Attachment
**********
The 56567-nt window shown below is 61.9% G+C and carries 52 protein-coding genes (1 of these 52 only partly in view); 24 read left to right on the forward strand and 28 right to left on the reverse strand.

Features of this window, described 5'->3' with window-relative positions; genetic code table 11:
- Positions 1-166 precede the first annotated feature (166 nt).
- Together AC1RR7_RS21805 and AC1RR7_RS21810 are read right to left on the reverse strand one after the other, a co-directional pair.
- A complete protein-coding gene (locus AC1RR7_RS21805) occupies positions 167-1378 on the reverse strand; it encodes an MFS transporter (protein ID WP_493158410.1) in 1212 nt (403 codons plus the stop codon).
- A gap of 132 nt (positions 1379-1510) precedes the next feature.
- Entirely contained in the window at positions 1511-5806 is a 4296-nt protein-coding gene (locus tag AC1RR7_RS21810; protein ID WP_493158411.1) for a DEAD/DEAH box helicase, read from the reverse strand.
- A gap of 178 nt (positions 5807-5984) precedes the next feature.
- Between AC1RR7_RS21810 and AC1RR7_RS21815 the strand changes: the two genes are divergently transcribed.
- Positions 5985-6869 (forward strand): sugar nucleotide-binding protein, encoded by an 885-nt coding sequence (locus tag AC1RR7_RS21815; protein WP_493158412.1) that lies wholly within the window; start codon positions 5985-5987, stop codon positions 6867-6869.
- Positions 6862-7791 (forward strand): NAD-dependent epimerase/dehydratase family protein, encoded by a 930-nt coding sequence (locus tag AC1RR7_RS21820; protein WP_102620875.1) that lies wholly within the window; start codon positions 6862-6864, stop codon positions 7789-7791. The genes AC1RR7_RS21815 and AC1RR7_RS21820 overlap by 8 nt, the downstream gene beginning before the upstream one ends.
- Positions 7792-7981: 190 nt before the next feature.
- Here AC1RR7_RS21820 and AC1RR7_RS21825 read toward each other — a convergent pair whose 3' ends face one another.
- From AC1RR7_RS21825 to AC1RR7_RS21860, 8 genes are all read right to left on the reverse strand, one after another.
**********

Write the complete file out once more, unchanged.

The 56567-nt window shown below is 61.9% G+C and carries 52 protein-coding genes (1 of these 52 only partly in view); 24 read left to right on the forward strand and 28 right to left on the reverse strand.

Features of this window, described 5'->3' with window-relative positions; genetic code table 11:
- Positions 1-166 precede the first annotated feature (166 nt).
- Together AC1RR7_RS21805 and AC1RR7_RS21810 are read right to left on the reverse strand one after the other, a co-directional pair.
- A complete protein-coding gene (locus AC1RR7_RS21805) occupies positions 167-1378 on the reverse strand; it encodes an MFS transporter (protein ID WP_493158410.1) in 1212 nt (403 codons plus the stop codon).
- A gap of 132 nt (positions 1379-1510) precedes the next feature.
- Entirely contained in the window at positions 1511-5806 is a 4296-nt protein-coding gene (locus tag AC1RR7_RS21810; protein ID WP_493158411.1) for a DEAD/DEAH box helicase, read from the reverse strand.
- A gap of 178 nt (positions 5807-5984) precedes the next feature.
- Between AC1RR7_RS21810 and AC1RR7_RS21815 the strand changes: the two genes are divergently transcribed.
- Positions 5985-6869 (forward strand): sugar nucleotide-binding protein, encoded by an 885-nt coding sequence (locus tag AC1RR7_RS21815; protein WP_493158412.1) that lies wholly within the window; start codon positions 5985-5987, stop codon positions 6867-6869.
- Positions 6862-7791 (forward strand): NAD-dependent epimerase/dehydratase family protein, encoded by a 930-nt coding sequence (locus tag AC1RR7_RS21820; protein WP_102620875.1) that lies wholly within the window; start codon positions 6862-6864, stop codon positions 7789-7791. The genes AC1RR7_RS21815 and AC1RR7_RS21820 overlap by 8 nt, the downstream gene beginning before the upstream one ends.
- Positions 7792-7981: 190 nt before the next feature.
- Here AC1RR7_RS21820 and AC1RR7_RS21825 read toward each other — a convergent pair whose 3' ends face one another.
- From AC1RR7_RS21825 to AC1RR7_RS21860, 8 genes are all read right to left on the reverse strand, one after another.